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so how is it going? richard ballantyne is chief executive at british ports association good morning to you. so, i know it is extremely early days and we have had bank holidays in the uk, for example, and some countries in europe. so it is probably too early to tell how it is all going?— it is all going? yes, good morning- _ it is all going? yes, good morning- i _ it is all going? yes, good morning. ithink- it is all going? yes, good morning. i think it - it is all going? yes, good morning. i think it is - it is all going? yes, good morning. i think it is fair| it is all going? yes, good i morning. i think it is fair to say that it is very early. that said, the first few days it has gone fairly well, i have to say. but it is fairly light in terms of traffic and volumes so will have to give it a bit more time. we are expecting some non—compliance so errors with paperwork et cetera, but hopefully that won't cause a big snarl up at our key gateways. in big snarl up at our key gateways-_ big snarl up at our key ratewa s. , ., gateways. in terms of the actual changes _ gateways. in terms of the l actual changes themselves, gateways. in terms of the - actual changes themselves, have big changes it? for those who are having to do the paperwork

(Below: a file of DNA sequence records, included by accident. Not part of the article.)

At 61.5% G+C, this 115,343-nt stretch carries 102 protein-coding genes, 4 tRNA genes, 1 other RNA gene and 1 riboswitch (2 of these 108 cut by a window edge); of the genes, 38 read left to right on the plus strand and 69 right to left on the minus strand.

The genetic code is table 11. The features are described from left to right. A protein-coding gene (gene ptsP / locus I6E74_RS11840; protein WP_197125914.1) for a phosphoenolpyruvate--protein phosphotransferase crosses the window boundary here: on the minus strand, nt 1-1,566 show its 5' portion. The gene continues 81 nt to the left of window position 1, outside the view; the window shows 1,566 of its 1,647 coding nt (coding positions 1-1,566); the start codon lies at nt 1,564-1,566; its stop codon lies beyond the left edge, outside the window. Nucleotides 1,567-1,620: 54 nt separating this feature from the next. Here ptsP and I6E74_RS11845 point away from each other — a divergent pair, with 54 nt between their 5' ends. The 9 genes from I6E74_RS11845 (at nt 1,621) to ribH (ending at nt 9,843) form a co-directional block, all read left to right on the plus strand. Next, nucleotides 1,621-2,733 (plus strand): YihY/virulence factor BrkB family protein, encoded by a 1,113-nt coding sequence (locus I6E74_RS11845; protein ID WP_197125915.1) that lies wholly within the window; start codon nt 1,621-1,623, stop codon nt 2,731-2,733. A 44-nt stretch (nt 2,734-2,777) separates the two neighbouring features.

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et cetera, how enormous is the task or not, as the case maybe? is another milestone in our brexitjourney is another milestone in our brexit journey and is another milestone in our brexitjourney and trading brexit journey and trading journey brexitjourney and trading journey with the european union. we have had requirements for customs documentation for the last year or so what the government is now is actually an fort —— enforcing the controls at our borders, so actually requiring people to have this documentation done and not allowing them to delay or defer their paperwork. the next big stage will be injuly when animal and plant —based products will have checks. now, this sounds a rather basic point this is where we typically find most interventions and inspections, and what this could mean our delays at the border. but and what this could mean our delays at the border.- delays at the border. but as ou is delays at the border. but as you is say. _ delays at the border. but as you is say. so _ delays at the border. but as you is say, so far _ delays at the border. but as you is say, so far so - delays at the border. but as you is say, so far so good. l delays at the border. but as | you is say, so far so good. is that to do with how well we